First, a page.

[KAMPALA] The Ugandan government has suspended controversial plans to offer 75 per cent of state-funded university scholarships to science students.
The policy, announced in February, was intended to raise Uganda's scientific capacity and was already being implemented in time for the new academic year, which begins in October.
Previously, 53 per cent of Uganda's 4,000 scholarships were granted to science students. The government's plan was to allocate 3,000 of these to science programmes that were deemed critical to national development (see Science education gets double boost in Uganda).
Priority was going to be given to human and veterinary medicine, chemical engineering, information and communication technology engineering, electronics and electronics application, information technology and computer science, and engineering.
Although the heads of Ugandan universities had welcomed the idea of preferentially funding science students, the policy drew heavy criticism from politicians and academics who claimed it had been poorly planned and would jeopardise non-scientific professions.
When the policy was debated in parliament on 13 April, critics said the futures of thousands of students about to study humanities at university were under threat because their courses would not be eligible for funding.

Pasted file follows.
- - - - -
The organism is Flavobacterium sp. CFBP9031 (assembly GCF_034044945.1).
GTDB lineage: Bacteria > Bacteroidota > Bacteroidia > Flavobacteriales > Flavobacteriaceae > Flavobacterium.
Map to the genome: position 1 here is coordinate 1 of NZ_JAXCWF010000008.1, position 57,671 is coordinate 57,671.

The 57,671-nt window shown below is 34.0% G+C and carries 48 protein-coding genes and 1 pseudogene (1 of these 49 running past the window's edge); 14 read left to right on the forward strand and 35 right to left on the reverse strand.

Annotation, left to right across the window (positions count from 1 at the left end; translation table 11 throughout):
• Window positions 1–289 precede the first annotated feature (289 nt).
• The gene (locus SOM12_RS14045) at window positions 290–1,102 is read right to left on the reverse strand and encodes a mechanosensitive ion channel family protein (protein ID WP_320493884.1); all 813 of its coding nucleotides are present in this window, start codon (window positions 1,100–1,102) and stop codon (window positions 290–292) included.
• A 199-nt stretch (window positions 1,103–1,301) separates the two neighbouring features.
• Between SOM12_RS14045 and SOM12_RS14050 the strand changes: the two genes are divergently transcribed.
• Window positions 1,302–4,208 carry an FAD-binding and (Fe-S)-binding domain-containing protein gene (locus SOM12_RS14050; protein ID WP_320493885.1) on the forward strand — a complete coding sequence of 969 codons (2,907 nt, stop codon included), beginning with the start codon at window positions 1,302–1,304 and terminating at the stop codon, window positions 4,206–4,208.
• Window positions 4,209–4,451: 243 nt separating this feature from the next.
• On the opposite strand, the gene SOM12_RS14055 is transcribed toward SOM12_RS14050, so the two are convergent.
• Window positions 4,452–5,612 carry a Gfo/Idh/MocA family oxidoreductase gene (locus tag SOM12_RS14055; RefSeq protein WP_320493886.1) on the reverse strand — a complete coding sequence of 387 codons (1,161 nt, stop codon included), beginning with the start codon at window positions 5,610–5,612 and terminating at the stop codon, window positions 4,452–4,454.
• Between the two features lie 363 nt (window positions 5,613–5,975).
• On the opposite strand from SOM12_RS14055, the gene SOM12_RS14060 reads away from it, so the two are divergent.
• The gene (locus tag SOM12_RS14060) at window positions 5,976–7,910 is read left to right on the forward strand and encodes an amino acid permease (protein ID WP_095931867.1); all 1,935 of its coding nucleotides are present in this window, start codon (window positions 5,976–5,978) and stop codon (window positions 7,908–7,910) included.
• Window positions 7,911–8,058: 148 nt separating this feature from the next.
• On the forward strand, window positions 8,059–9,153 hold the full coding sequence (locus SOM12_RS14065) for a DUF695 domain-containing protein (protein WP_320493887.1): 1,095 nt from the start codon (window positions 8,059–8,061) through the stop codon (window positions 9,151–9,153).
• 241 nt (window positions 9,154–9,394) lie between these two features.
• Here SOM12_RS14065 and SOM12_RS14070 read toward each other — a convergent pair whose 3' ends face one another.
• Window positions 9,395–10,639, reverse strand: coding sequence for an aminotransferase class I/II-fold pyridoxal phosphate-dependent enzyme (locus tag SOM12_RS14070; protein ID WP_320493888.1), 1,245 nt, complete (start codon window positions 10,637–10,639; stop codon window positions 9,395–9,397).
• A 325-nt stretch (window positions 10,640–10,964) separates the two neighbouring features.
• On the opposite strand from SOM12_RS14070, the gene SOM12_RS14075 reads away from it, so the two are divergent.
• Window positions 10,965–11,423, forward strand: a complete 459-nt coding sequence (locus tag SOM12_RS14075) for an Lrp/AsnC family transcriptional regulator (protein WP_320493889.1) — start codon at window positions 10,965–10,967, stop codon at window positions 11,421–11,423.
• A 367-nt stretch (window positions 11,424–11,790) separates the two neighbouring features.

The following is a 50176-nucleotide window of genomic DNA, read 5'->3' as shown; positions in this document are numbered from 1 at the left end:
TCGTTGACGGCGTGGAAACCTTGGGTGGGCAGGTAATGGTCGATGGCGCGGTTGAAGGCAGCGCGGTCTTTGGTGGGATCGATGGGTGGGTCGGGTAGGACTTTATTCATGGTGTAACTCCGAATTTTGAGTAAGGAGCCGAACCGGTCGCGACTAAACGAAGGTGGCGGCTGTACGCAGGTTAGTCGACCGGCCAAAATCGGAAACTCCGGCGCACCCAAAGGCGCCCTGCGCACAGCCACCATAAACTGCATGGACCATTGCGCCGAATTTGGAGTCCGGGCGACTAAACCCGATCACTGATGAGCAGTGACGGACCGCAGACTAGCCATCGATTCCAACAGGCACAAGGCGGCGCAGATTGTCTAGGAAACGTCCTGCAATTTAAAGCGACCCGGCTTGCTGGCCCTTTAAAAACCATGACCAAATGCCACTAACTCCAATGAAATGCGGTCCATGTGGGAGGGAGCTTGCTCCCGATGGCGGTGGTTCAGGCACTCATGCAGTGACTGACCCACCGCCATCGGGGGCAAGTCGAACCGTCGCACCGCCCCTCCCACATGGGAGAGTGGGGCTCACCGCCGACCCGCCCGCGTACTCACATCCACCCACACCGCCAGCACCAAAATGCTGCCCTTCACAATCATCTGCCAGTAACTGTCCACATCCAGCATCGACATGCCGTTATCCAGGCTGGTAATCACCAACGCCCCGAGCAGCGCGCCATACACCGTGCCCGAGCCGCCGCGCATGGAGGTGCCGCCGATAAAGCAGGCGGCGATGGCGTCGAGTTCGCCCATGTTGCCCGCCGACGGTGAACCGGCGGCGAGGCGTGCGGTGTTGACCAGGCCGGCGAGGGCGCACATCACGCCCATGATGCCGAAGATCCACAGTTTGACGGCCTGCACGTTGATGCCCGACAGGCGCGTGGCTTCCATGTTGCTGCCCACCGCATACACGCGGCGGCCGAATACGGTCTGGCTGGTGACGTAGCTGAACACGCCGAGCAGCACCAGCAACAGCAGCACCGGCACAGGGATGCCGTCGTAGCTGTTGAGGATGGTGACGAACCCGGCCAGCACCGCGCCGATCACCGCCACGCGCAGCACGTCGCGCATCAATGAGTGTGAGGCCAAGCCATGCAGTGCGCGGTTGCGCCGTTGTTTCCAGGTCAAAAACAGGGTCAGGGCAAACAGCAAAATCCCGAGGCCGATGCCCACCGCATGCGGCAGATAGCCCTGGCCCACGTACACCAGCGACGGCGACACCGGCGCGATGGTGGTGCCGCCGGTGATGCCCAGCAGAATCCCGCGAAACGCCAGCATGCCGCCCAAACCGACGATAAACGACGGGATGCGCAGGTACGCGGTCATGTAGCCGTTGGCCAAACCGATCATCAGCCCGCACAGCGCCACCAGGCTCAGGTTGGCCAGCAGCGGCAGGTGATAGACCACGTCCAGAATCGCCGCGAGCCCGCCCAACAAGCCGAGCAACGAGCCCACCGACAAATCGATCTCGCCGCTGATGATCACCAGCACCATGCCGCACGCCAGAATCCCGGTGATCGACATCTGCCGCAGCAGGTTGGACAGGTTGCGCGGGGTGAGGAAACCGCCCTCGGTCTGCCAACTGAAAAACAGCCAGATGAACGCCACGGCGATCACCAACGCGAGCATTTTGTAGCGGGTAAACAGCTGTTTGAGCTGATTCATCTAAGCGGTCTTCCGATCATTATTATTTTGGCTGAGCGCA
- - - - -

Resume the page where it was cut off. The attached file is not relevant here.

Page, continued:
They added that the policy would be biased towards urban students because rural schools lack basic facilities for science training.
Opposition member of parliament, Alex Onzima, said that by failing to address the problem of under-developed rural schools, the government's scheme would "treat the symptoms rather than cure the disease".
After the debate, Francis Xavier Lubanga a senior official at the Ministry of Education and Sports told journalists that "serious concerns raised by stakeholders" led to the scheme being suspended pending a review by the Public Universities Admissions Board.
"We want to establish whether the least advantaged districts will benefit," said Lubanga.
Before the suspension of the new policy, Makerere University had been proceeding with an admissions process that favoured science candidates; this is now on hold.
Olal Odur, academic registrar at Makerere University told the local Weekly Observer newspaper that the government had not said when the Public Universities Admissions Board would meet to review the scholarships scheme.
Odur said the university could not allocate places until the policy had been reviewed.
The proposed government policy had also received angry reactions from students and parents. Many had accused Makerere University of advising candidates to apply for sponsored humanities courses that were later removed from the sponsorship list when the focus was shifted to the sciences.
At a 7 April meeting, the vice-chancellors of accredited universities, expressed reservations at the rushed policy. They welcomed promoting sciences as long as social sciences and arts were not ignored.
They also argued that Uganda should focus efforts to boost science on all levels of education, from primary schools upwards.